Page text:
Daniel uses the ancient name ‘Shinar’. This connects us back to Genesis 10; Noah’s son Ham fathered Cush, and

Genesis 10:8 Cush fathered Nimrod; he was the first on earth to be a mighty man. 9 He was a mighty hunter before the LORD. Therefore it is said, “Like Nimrod a mighty hunter before the LORD.” 10 The beginning of his kingdom was Babel, Erech, Accad, and Calneh, in the land of Shinar. 11 From that land he went into Assyria and built Nineveh, Rehoboth-Ir, Calah, and 12 Resen between Nineveh and Calah; that is the great city.

Nimrod was a murderous warrior who established cities opposed to God. We read in Genesis 11,

Genesis 11:1 Now the whole earth had one language and the same words. 2 And as people migrated from the east, they found a plain in the land of Shinar and settled there. 3 And they said to one another, “Come, let us make bricks, and burn them thoroughly.” And they had brick for stone, and bitumen for mortar. 4 Then they said, “Come, let us build ourselves a city and a tower with its top in the heavens, and let us make a name for ourselves, lest we be dispersed over the face of the whole earth.”

Babel in the land of Shinar was established in direct opposition to God and his commands. It was the proud attempt of arrogant man united against God to steal glory from God and make a name for himself. ‘God opposes the proud, but gives grace to the humble’ (Jas.4:6; 1Pet.5:5; Mt.23:12).

Victory Through Defeat

Like Elijah who challenged the prophets of Baal (1Ki.18:21-40), Daniel sets up his story as a competition between the Lord and the gods of Nebuchadnezzar, between the proud city Babylon in the land of Shinar, and the city of Jerusalem in the land of Judah, where God chose to make a name for himself.

But surprisingly, Daniel is the story of God’s victory through defeat; he wins by losing, he gains by giving away his treasures and his people into the hands of his enemies. He infiltrates the highest ranks of government by sending captives, boys of 14 or 15, to be trained in the language and literature of this pagan nation. His foolishness proved wiser than their wisest of men. The simple faith of these helpless young men in their omnipotent God changed the direction of empires and the hearts of kings and nations.

Hebrews recounts their faith;

Hebrews 11:32 And what more shall I say? For time would fail me to tell of …the prophets— 33 who through faith conquered kingdoms, enforced justice, obtained promises, stopped the mouths of lions, 34 quenched the power of fire, escaped the edge of the sword, were made strong out of weakness, became mighty in war, put foreign armies to flight.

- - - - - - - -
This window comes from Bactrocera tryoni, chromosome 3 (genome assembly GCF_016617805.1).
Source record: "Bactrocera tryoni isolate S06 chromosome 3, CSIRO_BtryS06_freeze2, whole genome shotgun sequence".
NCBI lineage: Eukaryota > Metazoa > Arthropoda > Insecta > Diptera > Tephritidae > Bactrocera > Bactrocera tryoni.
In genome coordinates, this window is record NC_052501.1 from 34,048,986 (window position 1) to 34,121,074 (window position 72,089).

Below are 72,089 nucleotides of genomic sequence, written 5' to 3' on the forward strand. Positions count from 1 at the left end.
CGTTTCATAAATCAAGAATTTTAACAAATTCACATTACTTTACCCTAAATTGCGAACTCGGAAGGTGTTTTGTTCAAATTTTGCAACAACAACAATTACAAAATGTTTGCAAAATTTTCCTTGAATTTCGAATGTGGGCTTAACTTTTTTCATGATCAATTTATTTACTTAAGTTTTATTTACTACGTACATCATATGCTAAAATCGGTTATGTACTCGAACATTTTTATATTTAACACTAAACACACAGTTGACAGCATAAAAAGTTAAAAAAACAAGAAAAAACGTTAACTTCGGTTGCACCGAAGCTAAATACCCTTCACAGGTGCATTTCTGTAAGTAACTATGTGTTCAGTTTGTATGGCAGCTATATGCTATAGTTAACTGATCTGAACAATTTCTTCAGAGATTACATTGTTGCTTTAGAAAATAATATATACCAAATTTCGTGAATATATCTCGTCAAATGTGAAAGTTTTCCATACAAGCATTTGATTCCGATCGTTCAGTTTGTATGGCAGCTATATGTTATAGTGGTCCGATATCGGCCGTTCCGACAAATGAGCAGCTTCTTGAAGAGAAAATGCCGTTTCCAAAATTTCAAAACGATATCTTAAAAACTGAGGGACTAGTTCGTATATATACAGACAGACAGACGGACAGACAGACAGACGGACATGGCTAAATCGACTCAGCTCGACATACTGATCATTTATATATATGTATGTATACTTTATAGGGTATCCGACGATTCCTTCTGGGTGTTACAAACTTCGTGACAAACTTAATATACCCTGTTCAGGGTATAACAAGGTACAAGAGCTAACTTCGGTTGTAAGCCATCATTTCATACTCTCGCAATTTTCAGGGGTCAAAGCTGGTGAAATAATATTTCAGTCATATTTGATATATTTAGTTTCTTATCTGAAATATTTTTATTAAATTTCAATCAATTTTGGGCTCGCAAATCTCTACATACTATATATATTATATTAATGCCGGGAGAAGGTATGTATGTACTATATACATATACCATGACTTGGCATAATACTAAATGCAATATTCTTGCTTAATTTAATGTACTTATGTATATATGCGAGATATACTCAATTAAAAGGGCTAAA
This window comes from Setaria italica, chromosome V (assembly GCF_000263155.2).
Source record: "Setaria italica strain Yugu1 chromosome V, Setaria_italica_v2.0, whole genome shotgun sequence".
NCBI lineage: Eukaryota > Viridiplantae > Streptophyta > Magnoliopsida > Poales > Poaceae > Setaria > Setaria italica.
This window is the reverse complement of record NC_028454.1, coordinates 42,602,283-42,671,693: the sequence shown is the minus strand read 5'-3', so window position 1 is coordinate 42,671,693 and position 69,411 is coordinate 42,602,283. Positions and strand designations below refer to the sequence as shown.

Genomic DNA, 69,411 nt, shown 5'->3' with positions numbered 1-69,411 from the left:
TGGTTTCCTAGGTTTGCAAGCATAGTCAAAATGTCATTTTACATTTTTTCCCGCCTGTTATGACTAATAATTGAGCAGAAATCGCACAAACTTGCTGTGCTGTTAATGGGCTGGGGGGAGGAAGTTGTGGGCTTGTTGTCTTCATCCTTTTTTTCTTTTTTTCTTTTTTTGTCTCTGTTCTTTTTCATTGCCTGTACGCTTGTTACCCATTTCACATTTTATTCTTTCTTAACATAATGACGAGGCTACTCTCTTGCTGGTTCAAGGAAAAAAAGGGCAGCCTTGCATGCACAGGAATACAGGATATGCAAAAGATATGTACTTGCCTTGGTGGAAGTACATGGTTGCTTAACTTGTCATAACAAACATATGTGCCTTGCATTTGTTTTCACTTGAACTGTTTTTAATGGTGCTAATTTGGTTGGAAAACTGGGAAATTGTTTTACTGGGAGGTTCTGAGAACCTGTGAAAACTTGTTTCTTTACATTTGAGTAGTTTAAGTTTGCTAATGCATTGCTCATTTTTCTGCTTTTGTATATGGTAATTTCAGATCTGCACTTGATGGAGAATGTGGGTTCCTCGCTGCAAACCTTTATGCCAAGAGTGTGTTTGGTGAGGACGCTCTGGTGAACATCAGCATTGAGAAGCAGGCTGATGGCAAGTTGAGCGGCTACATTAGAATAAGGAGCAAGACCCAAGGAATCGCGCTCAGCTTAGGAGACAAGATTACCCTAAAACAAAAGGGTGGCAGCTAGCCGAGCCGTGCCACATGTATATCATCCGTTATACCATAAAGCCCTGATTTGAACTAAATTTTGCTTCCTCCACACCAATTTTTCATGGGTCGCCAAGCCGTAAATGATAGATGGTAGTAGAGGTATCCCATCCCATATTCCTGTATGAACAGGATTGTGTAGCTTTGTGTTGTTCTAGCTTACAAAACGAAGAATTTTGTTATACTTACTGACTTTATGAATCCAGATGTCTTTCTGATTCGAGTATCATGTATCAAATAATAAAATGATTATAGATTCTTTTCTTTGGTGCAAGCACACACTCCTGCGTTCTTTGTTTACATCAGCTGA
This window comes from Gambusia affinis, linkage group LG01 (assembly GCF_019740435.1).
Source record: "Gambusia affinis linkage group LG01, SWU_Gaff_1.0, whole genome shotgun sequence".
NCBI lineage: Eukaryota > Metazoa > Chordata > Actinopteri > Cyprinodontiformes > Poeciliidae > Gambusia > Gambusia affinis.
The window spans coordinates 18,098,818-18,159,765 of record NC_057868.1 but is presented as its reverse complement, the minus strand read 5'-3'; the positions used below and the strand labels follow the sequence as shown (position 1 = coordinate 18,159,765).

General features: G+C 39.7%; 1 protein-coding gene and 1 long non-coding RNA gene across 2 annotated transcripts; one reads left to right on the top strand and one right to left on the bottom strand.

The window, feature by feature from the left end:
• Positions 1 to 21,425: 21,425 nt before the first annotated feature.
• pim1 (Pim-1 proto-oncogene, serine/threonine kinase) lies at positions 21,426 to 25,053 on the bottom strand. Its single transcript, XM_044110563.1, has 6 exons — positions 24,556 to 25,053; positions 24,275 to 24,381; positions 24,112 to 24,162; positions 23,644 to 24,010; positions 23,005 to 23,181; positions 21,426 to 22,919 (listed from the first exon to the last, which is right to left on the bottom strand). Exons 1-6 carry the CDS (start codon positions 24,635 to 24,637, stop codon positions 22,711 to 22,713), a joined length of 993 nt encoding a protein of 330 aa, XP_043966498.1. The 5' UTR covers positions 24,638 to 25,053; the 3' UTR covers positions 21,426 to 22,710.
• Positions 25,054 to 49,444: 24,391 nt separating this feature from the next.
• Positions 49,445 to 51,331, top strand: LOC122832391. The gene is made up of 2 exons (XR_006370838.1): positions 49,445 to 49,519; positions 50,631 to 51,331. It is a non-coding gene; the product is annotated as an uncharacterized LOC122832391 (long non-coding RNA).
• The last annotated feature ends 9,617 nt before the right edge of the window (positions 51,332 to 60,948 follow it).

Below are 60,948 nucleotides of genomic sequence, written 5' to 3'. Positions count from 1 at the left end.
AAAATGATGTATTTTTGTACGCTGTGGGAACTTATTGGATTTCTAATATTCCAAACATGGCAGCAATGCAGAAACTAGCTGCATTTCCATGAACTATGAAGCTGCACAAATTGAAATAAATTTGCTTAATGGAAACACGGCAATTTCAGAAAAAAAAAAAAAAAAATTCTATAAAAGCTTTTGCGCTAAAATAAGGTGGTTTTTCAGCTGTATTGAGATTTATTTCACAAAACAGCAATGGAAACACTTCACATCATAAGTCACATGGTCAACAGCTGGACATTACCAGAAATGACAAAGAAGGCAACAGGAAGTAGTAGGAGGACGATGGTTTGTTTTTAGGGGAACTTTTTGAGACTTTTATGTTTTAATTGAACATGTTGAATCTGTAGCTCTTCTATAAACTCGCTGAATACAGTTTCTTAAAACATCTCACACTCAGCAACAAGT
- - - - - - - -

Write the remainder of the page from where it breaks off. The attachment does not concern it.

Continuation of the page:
God demonstrates his supremacy over the nations by the unlikely means of defeat and exile. But this is God’s way, who shows himself victorious by sending his best, his only Son into exile here on earth, not to be served but to serve, to learn our language, to confound the wisdom of the wise by his simple faith in his Father, to suffer for sins not his own, to go through the fire and come out alive as a testimony that whoever believes in him will not be put to shame (Rom.9:33).

God is faithful to all his promises, promises to bless those who walk with him in obedience, promises to curse those who turn from him. And we all have gone astray, we have turned, every one, to his own way, but the Lord has laid on him the iniquity of us all (Is.53:6). He became a curse for us, so that in Christ Jesus all the blessings he deserves might come to us through faith in him (Gal.3:13-14).

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Pastor Rodney Zedicher ~ Ephraim Church of the Bible ~ www.ephraimbible.org

May 3, 2021 Posted by | Daniel, podcast | , , , , , , , , , , , , , , , , , , , , | Leave a comment

Leviticus 26:14-39; Curses for Disobedience

04/30 Leviticus 26:14-39; Curses for Disobedience; Audio available at: http://www.ephraimbible.org/Sermons/20170430_leviticus-26_14-39.mp3

Leviticus is a covenant document between God and his people. Leviticus 26 gives the terms of the covenant agreement. Verses 1-2 are a reminder of the central demand of the covenant, that by entering into this covenant, Israel is promising to have no other gods but the one LORD. They are to trust him by honoring his time and his place. God’s instructions are to be kept and his presence is to be feared. Verses 3-13 list the blessings that accompany obedience; blessings of produce and peace and progeny and most importantly the gift of God’s presence with his people.

But the blessings of the covenant are conditional:

Leviticus 26:3 “If you walk in my statutes and observe my commandments and do them, 4 then I will give you …

Verses 14-39 are the consequences of a refusal to follow the terms of the agreement.

Leviticus 26:14 “But if you will not listen to me and will not do all these commandments, 15 if you spurn my statutes, and if your soul abhors my rules, so that you will not do all my commandments, but break my covenant, 16 then I will do this to you:

Notice in both cases, it is God himself who is active in fulfilling the terms of the covenant. If you do what I command, I will give you… If you will not listen to me and do… then I will do this to you. God takes his covenant seriously, and will personally bring about either blessings or the curses.